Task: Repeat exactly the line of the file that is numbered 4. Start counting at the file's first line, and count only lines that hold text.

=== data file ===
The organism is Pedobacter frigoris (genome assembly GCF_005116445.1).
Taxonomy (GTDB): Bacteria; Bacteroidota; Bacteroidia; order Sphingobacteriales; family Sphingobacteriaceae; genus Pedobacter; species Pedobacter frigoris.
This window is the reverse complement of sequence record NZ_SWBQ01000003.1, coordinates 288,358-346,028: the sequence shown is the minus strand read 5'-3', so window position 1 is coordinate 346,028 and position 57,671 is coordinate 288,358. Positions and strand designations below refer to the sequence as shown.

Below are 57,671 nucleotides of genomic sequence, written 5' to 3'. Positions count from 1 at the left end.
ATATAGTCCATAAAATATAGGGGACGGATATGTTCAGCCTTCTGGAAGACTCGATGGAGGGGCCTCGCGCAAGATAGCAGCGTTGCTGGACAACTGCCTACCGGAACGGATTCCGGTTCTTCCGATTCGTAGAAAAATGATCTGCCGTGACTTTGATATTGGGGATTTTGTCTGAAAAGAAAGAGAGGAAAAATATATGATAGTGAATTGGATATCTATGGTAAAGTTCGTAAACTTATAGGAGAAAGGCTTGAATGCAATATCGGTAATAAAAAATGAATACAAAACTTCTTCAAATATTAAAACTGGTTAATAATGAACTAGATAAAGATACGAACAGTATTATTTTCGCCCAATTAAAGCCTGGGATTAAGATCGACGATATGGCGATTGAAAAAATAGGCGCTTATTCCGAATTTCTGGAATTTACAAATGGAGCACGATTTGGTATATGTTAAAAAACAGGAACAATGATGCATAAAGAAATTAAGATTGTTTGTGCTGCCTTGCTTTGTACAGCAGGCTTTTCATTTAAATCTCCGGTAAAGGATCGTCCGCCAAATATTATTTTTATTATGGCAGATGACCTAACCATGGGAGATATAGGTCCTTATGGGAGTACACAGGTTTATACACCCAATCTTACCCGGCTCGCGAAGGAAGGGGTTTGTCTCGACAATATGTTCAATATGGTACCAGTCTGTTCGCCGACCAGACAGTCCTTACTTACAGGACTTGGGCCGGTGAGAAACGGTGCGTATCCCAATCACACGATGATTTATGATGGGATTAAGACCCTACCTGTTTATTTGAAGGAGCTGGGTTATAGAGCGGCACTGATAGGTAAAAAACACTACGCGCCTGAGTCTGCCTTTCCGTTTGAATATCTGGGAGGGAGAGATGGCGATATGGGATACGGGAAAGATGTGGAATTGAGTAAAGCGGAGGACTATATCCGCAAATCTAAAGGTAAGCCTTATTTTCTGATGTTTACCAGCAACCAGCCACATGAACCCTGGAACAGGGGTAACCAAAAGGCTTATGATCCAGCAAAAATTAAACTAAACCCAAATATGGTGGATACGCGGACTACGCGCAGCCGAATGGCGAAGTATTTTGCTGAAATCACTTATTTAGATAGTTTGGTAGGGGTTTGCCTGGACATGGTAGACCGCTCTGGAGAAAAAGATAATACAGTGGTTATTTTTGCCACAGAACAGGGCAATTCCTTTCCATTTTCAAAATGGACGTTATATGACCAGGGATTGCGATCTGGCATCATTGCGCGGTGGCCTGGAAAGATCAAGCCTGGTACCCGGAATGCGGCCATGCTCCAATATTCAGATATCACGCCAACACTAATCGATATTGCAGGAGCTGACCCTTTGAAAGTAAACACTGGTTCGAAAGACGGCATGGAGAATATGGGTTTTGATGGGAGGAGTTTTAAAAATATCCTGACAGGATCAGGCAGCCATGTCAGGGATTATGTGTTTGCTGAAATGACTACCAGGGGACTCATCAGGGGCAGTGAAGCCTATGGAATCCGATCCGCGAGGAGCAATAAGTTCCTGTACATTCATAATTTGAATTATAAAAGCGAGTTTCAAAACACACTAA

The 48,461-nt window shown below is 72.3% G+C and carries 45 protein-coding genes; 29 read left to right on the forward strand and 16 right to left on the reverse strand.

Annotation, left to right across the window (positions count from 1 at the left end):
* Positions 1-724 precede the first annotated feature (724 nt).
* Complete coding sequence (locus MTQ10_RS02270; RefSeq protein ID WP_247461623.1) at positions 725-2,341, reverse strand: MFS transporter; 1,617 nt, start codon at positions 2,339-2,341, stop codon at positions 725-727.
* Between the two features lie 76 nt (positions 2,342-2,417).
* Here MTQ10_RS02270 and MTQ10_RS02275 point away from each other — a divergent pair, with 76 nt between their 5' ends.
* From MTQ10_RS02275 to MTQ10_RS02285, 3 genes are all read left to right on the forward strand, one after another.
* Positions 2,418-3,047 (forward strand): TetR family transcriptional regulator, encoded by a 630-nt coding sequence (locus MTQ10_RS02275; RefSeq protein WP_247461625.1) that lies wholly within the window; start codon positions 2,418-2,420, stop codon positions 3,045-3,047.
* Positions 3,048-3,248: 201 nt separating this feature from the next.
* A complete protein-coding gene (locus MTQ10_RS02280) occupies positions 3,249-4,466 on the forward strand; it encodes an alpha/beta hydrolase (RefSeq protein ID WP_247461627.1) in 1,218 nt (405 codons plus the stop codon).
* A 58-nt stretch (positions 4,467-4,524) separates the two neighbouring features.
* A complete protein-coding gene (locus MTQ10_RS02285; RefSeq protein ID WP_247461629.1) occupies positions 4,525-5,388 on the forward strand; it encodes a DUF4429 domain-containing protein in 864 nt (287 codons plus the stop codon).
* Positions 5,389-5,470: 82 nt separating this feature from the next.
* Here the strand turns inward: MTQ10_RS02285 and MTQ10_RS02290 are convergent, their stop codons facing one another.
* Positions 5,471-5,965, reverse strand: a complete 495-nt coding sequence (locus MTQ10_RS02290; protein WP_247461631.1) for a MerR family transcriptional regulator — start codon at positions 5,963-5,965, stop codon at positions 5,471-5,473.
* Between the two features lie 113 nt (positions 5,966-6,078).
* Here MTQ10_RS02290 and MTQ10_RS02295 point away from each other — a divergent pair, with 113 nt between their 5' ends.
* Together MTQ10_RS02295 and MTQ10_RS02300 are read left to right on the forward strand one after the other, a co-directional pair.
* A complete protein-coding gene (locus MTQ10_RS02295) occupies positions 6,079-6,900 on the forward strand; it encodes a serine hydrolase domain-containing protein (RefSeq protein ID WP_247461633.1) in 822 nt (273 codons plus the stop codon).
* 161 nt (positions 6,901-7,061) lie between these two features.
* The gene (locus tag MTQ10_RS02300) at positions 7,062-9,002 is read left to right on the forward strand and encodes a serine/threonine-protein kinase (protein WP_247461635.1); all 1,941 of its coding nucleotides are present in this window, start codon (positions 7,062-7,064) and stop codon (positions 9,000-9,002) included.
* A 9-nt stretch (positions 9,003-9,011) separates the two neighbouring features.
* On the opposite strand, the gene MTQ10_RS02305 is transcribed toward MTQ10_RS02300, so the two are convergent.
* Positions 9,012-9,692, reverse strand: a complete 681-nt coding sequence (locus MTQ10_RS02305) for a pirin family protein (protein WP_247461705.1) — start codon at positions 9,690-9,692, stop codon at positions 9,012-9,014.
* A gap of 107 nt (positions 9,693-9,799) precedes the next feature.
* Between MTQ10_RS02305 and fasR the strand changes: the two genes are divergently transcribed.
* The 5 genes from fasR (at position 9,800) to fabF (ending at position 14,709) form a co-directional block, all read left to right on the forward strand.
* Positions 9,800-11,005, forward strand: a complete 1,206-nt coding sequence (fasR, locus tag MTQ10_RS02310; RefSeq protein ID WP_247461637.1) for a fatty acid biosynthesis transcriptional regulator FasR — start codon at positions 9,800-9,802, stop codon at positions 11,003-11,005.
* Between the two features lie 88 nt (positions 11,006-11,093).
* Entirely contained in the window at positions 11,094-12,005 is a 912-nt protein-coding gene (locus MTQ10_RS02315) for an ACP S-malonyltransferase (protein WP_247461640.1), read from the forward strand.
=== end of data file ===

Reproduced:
Below are 57,671 nucleotides of genomic sequence, written 5' to 3'. Positions count from 1 at the left end.